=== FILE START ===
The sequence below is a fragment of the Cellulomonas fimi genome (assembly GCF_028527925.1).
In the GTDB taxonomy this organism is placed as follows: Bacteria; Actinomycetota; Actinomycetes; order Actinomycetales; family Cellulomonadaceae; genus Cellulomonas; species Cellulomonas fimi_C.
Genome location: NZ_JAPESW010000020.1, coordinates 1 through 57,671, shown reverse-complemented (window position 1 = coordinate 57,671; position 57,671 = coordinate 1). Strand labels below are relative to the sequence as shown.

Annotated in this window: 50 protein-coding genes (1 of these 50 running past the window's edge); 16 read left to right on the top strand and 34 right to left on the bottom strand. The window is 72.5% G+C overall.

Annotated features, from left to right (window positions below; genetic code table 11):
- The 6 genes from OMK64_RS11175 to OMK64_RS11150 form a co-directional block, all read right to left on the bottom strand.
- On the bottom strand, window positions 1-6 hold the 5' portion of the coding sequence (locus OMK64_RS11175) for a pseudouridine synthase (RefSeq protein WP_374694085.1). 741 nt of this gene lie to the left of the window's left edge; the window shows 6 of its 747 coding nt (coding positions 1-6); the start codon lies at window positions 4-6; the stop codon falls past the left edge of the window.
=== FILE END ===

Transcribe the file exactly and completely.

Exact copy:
The sequence below is a fragment of the Cellulomonas fimi genome (assembly GCF_028527925.1).
In the GTDB taxonomy this organism is placed as follows: Bacteria; Actinomycetota; Actinomycetes; order Actinomycetales; family Cellulomonadaceae; genus Cellulomonas; species Cellulomonas fimi_C.
Genome location: NZ_JAPESW010000020.1, coordinates 1 through 57,671, shown reverse-complemented (window position 1 = coordinate 57,671; position 57,671 = coordinate 1). Strand labels below are relative to the sequence as shown.

Annotated in this window: 50 protein-coding genes (1 of these 50 running past the window's edge); 16 read left to right on the top strand and 34 right to left on the bottom strand. The window is 72.5% G+C overall.

Annotated features, from left to right (window positions below; genetic code table 11):
- The 6 genes from OMK64_RS11175 to OMK64_RS11150 form a co-directional block, all read right to left on the bottom strand.
- On the bottom strand, window positions 1-6 hold the 5' portion of the coding sequence (locus OMK64_RS11175) for a pseudouridine synthase (RefSeq protein WP_374694085.1). 741 nt of this gene lie to the left of the window's left edge; the window shows 6 of its 747 coding nt (coding positions 1-6); the start codon lies at window positions 4-6; the stop codon falls past the left edge of the window.